Onto Leanne’s great little mountain bike, it didn’t take me long to realize that my distant cycling training on the road didn’t translate to mountain biking. The course was more steep ups & downs, and my quads just screamed during every hill. I didn’t make it up most of the hills and had to run up with my bike (or walk up in later laps). I did have a great opportunity to admire so many of my talented competitors as they zoomed past and stayed on their bikes or hopped on and off with such agility . . .quite inspiring. I almost wanted to applaud!
Finally -- the ski! Unfortunately the bike took so much out of me, that it was basically survival to the finish, with two spectacular face plants during my last lap. I guess I was also bonky (the technical course, frozen hands, and overwhelmed brain didn’t allow me to eat) since I devoured a volunteer’s donut at the finish (I really don’t like donuts, and would never think of eating the volunteers food!). I ended up seventh, and third Canadian. Probably the hardest race I’ve ever done. Full results and pics (one of me on the run) are at http://www.triathlon.org"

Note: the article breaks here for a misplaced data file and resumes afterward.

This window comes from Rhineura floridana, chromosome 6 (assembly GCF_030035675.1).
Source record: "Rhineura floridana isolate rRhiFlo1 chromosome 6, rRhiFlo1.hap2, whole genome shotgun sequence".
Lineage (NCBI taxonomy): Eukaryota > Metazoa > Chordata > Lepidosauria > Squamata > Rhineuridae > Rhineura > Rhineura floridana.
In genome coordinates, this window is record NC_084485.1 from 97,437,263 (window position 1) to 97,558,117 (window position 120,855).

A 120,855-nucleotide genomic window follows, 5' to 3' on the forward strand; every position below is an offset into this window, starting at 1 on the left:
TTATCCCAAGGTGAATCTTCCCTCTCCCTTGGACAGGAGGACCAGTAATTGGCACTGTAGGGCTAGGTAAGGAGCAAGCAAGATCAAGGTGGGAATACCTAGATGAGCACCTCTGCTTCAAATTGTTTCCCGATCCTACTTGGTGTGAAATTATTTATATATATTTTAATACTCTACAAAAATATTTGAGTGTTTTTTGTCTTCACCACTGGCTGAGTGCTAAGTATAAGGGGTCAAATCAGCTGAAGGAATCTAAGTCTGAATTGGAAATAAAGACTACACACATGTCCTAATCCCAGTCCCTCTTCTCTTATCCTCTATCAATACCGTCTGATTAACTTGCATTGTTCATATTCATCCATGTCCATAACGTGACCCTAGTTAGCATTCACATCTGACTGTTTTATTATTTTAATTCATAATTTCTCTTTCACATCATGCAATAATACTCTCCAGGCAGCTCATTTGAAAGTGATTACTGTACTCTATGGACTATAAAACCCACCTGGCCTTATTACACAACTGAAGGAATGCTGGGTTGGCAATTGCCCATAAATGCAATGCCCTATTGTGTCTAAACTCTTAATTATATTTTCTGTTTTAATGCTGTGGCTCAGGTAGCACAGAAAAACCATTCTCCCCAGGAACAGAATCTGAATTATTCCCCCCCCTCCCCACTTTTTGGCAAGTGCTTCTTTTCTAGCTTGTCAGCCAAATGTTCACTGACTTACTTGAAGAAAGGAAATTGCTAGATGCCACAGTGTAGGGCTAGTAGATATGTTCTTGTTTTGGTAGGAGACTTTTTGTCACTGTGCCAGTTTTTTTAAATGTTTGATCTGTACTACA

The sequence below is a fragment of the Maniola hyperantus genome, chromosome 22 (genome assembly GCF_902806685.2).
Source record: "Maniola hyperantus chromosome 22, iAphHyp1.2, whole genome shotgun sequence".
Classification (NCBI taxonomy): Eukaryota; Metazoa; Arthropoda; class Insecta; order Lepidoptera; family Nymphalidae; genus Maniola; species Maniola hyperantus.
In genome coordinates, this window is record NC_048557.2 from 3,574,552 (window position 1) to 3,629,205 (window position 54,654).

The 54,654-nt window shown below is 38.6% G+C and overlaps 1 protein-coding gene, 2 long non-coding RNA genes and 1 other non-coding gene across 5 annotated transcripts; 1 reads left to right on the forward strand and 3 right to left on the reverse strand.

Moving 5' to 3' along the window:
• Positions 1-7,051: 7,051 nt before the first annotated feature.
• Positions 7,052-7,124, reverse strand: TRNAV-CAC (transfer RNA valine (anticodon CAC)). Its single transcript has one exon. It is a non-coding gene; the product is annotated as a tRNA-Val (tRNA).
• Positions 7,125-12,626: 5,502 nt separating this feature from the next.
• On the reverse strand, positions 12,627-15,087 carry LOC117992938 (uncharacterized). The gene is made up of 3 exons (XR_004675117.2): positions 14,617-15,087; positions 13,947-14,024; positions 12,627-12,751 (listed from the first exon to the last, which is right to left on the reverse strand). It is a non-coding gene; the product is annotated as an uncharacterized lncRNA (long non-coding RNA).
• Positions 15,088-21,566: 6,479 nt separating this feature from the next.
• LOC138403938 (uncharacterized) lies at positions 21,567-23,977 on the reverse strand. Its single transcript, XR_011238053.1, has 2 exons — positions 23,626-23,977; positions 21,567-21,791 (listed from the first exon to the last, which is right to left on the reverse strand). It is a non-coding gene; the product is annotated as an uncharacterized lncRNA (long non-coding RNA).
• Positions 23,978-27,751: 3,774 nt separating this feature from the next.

There’s something to be said about sports specific training, especially when it comes to something as unfamiliar as the Canmore winter triathlon. I’ve been skiing alot this year, running is going well, but trying to convert a lazy ride to work into mountain bike racing is another story. Add in some totally fast euros and you’ve got a recipe for disaster for me (Mike).
The run was innocuous - the course was a two lap effort on hardpack snow with constant ups and downs. I didn’t finish last (very close), but I was a couple minutes behind the main pack by the time I hit transition.
Onto the bike and a five-lap course which I didn’t have a chance to pre-ride. Again, constant ups and downs were the order of the day and I quickly realized that I was in trouble.